District Judge Terry Ruckriegle redacted 68 lines out of some 200 pages of June 21-22 testimony dealing in part with Colorado's rape-shield law. The majority of the transcripts were released Monday.
"If in fact you were to rule that all of the rape-shield evidence were going to come in in this case, I'm thinking the prosecution is going to sit down and re-evaluate the quality of its case and its chances of a successful prosecution," Prosecutor Ingrid Bakke told the judge.
The comments were included in transcripts that were mistakenly e-mailed by a court reporter to news organizations, which battled Ruckriegle to the U.S. Supreme Court to publish the contents.
In releasing the transcripts, Ruckriegle said he concluded he must disclose the details despite concerns about compromising the privacy rights of the accuser and Bryant's right to a fair trial.
"It is with great reluctance that this court releases these transcripts," Ruckriegle wrote. "The effect of this release is to present narrowly limited, one-side evidence and argument to the public prior to the selection of a jury and without reference to the totality of the evidence."
Prosecution spokeswoman Krista Flannigan did not return a message left late Monday. The voicemail of the accuser's attorney, John Clune, was full and a second attorney, Lin Wood, did not immediately return a call.
Nathan Siegel, an attorney for the media groups, said: "We're pleased that Judge Ruckriegle makes clear that our persistence in pursuing this to the Supreme Court has led to releasing a significant amount of information that had been restrained."
Victim's advocate groups had been opposing release of the transcripts, reports Rick Sallinger of CBS Denver station KCNC.
"It was the intent of the Colorado state legislature under our rape shield law to keep these things private until it's deemed relevant to the case at hand," said Cynthia stone of the Colorado Coalition Against Sexual Assault.
Bakke's comments came near the end of a hearing that dealt primarily with the accuser's sexual activities around the time of her June 30, 2003, encounter with Bryant.
The defense has claimed the woman had multiple sexual partners in the three days surrounding her time with Bryant. It has suggested her injuries could have been caused during sex with someone other than the Los Angeles Lakers star.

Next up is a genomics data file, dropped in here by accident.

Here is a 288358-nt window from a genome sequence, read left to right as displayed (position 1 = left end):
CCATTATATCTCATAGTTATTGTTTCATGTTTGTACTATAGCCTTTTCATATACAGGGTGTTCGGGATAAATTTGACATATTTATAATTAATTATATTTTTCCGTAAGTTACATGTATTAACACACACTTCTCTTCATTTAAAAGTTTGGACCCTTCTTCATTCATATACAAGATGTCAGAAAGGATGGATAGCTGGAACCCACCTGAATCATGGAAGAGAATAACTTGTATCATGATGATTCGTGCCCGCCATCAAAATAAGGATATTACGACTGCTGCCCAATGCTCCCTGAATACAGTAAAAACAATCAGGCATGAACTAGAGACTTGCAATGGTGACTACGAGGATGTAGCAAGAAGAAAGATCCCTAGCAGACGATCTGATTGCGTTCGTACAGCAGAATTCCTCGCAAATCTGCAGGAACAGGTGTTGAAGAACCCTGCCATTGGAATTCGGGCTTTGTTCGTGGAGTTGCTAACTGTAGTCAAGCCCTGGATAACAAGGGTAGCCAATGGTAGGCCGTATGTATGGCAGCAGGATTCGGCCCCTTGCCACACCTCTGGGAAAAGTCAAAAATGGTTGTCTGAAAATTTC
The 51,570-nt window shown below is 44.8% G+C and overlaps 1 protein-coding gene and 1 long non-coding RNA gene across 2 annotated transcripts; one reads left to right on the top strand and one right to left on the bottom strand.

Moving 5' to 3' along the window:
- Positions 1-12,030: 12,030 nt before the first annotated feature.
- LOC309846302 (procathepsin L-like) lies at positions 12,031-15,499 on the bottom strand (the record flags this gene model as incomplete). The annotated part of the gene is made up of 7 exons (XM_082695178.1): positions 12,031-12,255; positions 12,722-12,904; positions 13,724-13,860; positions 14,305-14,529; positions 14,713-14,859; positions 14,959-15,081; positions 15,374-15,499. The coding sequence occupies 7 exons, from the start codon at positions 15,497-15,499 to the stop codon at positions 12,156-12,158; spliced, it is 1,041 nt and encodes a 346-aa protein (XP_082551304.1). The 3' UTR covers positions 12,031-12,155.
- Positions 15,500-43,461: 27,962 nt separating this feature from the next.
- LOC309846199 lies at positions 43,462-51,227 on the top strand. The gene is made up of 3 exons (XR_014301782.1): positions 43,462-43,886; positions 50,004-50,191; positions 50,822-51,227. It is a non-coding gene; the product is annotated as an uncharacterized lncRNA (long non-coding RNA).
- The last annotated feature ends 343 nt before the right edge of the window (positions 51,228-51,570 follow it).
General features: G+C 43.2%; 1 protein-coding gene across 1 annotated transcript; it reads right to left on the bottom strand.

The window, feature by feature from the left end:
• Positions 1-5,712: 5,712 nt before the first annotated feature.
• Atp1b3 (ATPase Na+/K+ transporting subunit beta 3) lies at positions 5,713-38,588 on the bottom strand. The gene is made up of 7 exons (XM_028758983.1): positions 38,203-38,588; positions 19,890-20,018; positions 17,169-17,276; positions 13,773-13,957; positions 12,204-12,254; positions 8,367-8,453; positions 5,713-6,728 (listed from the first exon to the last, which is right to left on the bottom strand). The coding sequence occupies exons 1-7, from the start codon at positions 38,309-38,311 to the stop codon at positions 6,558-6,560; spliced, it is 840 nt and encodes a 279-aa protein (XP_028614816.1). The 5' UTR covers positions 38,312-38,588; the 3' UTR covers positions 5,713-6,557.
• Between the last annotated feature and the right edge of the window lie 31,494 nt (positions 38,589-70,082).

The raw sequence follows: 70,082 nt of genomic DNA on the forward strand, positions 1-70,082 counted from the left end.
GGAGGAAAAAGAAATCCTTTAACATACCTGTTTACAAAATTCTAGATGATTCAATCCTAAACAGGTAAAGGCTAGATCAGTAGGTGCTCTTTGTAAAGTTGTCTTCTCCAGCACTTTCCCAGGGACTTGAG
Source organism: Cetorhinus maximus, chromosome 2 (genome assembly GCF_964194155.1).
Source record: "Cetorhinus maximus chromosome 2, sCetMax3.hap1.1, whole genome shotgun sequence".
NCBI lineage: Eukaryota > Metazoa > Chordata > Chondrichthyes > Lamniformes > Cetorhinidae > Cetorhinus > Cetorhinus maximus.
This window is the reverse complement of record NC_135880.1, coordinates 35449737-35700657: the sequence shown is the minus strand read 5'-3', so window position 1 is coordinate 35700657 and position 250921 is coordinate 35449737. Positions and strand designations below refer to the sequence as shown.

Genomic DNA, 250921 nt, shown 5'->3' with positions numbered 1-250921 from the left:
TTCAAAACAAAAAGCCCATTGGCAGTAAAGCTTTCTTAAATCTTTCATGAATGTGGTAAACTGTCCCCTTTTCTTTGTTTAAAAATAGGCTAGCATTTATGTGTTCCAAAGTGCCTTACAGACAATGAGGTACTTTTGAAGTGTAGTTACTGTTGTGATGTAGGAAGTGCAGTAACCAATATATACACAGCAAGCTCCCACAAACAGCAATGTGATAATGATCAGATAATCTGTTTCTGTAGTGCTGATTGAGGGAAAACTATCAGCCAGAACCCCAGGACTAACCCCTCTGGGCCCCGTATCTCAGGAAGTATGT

Bryant, 25, has pleaded not guilty to felony sexual assault, saying he had consensual sex with the woman, now 20, at a Vail-area resort last summer. If convicted, he faces four years to life in prison or 20 years to life on probation, and a fine of up to $750,000.
Ruckriegle late last month said the defense can present evidence about the woman's sexual activities in the three days before a July 1, 2003, hospital exam, saying it is relevant to help determine the cause of her injuries, the source of DNA evidence and her credibility.
Also in July, the judge allowed Bryant's tape-recorded statements to investigators and a T-shirt stained with the accuser's blood to be admitted. He has not yet ruled on a prosecution request to limit testimony about the woman's mental health, including what friends described as two suicide attempts.
During the June hearing, Bakke told the judge the prosecution's case could be damaged if one or more of those decisions favors the defense. "That ruling, the ruling on the mental health issues and the suppression of the defendant's statements make a significant change in the case, meaning the parties may have more or less willingness to negotiate based on that," she said.
Ruckriegle told Bakke he understood but he would not allow plea negotiations once a trial date was set. Three days later, he set an Aug. 27 trial date. He has twice extended the deadline for a plea deal, most recently to July 28.
During the hearing, District Attorney Mark Hurlbert said there were brief discussions about a plea deal, but the two sides were "very far apart." The defense team has never commented on the possibility of a plea deal and legal experts say there is little chance they would seek one.